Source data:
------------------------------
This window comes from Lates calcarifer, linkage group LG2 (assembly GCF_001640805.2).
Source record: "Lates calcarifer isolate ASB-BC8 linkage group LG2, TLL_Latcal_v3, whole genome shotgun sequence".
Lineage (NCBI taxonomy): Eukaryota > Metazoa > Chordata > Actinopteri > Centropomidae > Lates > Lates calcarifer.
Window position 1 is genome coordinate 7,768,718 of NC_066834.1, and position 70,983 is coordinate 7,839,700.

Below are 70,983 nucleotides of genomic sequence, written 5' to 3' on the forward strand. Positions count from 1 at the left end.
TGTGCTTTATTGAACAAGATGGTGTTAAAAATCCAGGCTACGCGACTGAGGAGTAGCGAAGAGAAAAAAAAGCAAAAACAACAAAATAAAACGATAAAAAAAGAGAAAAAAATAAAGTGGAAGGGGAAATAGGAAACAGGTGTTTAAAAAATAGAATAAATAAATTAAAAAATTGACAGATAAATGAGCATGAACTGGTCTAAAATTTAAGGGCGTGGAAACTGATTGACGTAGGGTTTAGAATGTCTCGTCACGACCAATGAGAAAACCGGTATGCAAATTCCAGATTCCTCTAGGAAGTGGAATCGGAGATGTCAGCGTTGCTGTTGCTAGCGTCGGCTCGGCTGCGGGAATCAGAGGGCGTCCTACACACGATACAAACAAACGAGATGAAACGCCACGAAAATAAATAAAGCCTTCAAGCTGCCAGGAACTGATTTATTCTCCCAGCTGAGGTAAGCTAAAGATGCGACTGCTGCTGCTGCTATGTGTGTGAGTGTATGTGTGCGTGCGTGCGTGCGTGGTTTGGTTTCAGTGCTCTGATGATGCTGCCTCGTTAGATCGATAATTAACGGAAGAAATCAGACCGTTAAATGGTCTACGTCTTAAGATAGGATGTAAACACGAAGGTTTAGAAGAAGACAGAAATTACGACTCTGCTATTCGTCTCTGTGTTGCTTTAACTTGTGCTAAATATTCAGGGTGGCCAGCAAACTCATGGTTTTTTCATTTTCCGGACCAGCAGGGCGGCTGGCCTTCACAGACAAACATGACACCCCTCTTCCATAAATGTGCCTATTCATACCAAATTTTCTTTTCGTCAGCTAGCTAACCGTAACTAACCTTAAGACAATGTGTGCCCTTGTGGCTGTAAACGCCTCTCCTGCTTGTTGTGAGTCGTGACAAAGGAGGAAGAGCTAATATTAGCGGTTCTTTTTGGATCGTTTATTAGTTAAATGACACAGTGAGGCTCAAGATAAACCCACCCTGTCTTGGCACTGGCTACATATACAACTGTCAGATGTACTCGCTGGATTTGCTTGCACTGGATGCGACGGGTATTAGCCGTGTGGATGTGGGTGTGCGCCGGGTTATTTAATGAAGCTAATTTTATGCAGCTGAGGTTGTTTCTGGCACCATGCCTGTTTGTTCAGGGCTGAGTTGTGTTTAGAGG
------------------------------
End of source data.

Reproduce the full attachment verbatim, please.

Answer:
This window comes from Lates calcarifer, linkage group LG2 (assembly GCF_001640805.2).
Source record: "Lates calcarifer isolate ASB-BC8 linkage group LG2, TLL_Latcal_v3, whole genome shotgun sequence".
Lineage (NCBI taxonomy): Eukaryota > Metazoa > Chordata > Actinopteri > Centropomidae > Lates > Lates calcarifer.
Window position 1 is genome coordinate 7,768,718 of NC_066834.1, and position 70,983 is coordinate 7,839,700.

Below are 70,983 nucleotides of genomic sequence, written 5' to 3' on the forward strand. Positions count from 1 at the left end.
TGTGCTTTATTGAACAAGATGGTGTTAAAAATCCAGGCTACGCGACTGAGGAGTAGCGAAGAGAAAAAAAAGCAAAAACAACAAAATAAAACGATAAAAAAAGAGAAAAAAATAAAGTGGAAGGGGAAATAGGAAACAGGTGTTTAAAAAATAGAATAAATAAATTAAAAAATTGACAGATAAATGAGCATGAACTGGTCTAAAATTTAAGGGCGTGGAAACTGATTGACGTAGGGTTTAGAATGTCTCGTCACGACCAATGAGAAAACCGGTATGCAAATTCCAGATTCCTCTAGGAAGTGGAATCGGAGATGTCAGCGTTGCTGTTGCTAGCGTCGGCTCGGCTGCGGGAATCAGAGGGCGTCCTACACACGATACAAACAAACGAGATGAAACGCCACGAAAATAAATAAAGCCTTCAAGCTGCCAGGAACTGATTTATTCTCCCAGCTGAGGTAAGCTAAAGATGCGACTGCTGCTGCTGCTATGTGTGTGAGTGTATGTGTGCGTGCGTGCGTGCGTGGTTTGGTTTCAGTGCTCTGATGATGCTGCCTCGTTAGATCGATAATTAACGGAAGAAATCAGACCGTTAAATGGTCTACGTCTTAAGATAGGATGTAAACACGAAGGTTTAGAAGAAGACAGAAATTACGACTCTGCTATTCGTCTCTGTGTTGCTTTAACTTGTGCTAAATATTCAGGGTGGCCAGCAAACTCATGGTTTTTTCATTTTCCGGACCAGCAGGGCGGCTGGCCTTCACAGACAAACATGACACCCCTCTTCCATAAATGTGCCTATTCATACCAAATTTTCTTTTCGTCAGCTAGCTAACCGTAACTAACCTTAAGACAATGTGTGCCCTTGTGGCTGTAAACGCCTCTCCTGCTTGTTGTGAGTCGTGACAAAGGAGGAAGAGCTAATATTAGCGGTTCTTTTTGGATCGTTTATTAGTTAAATGACACAGTGAGGCTCAAGATAAACCCACCCTGTCTTGGCACTGGCTACATATACAACTGTCAGATGTACTCGCTGGATTTGCTTGCACTGGATGCGACGGGTATTAGCCGTGTGGATGTGGGTGTGCGCCGGGTTATTTAATGAAGCTAATTTTATGCAGCTGAGGTTGTTTCTGGCACCATGCCTGTTTGTTCAGGGCTGAGTTGTGTTTAGAGG